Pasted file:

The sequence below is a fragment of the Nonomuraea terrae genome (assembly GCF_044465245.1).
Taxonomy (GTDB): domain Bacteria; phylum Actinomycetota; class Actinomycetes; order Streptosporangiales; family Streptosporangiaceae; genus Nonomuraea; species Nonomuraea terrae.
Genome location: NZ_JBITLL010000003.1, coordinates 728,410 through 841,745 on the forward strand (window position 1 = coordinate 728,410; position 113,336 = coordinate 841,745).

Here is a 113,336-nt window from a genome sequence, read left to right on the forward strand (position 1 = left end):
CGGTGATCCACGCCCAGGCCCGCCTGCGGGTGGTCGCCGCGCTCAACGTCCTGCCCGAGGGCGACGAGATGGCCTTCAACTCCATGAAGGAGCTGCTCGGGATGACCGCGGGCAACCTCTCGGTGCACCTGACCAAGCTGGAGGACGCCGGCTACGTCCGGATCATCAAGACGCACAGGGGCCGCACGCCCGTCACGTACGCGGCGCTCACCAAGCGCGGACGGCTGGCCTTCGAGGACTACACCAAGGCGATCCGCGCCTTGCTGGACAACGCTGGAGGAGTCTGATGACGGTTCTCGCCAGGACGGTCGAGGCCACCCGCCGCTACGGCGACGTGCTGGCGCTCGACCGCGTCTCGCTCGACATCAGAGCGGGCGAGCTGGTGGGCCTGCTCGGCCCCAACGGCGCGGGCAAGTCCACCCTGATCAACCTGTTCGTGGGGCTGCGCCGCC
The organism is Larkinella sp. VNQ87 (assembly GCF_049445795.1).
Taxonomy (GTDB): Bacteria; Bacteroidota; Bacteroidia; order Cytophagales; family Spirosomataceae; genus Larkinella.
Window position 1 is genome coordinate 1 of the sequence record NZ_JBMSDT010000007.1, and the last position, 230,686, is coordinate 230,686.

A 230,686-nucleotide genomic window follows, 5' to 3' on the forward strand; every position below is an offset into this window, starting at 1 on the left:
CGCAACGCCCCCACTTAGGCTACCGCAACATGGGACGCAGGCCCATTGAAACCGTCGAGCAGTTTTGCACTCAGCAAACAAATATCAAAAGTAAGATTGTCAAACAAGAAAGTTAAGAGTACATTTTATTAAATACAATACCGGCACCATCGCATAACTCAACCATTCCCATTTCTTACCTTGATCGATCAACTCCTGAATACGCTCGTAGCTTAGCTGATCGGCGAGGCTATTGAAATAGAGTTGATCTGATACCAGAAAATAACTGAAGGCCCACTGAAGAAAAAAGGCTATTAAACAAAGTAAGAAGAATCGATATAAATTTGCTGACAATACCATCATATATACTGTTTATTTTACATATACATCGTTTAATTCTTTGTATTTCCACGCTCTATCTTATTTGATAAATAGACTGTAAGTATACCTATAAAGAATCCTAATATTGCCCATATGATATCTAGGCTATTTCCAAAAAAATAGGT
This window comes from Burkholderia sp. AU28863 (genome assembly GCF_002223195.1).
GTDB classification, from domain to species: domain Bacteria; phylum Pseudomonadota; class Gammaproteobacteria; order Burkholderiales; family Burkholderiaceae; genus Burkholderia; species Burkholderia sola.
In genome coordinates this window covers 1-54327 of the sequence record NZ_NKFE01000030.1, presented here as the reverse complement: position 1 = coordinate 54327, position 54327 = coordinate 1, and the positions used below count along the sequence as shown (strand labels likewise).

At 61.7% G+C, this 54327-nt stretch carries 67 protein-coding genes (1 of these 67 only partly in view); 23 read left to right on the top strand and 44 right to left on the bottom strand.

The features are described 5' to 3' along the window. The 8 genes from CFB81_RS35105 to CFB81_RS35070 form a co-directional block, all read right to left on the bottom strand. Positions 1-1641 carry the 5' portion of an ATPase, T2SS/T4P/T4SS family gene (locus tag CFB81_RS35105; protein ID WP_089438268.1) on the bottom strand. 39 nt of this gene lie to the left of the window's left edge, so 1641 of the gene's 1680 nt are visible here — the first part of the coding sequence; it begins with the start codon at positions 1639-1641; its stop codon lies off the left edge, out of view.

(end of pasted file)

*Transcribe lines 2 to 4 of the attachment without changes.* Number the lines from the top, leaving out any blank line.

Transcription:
Taxonomy (GTDB): domain Bacteria; phylum Actinomycetota; class Actinomycetes; order Streptosporangiales; family Streptosporangiaceae; genus Nonomuraea; species Nonomuraea terrae.
Genome location: NZ_JBITLL010000003.1, coordinates 728,410 through 841,745 on the forward strand (window position 1 = coordinate 728,410; position 113,336 = coordinate 841,745).

Here is a 113,336-nt window from a genome sequence, read left to right on the forward strand (position 1 = left end):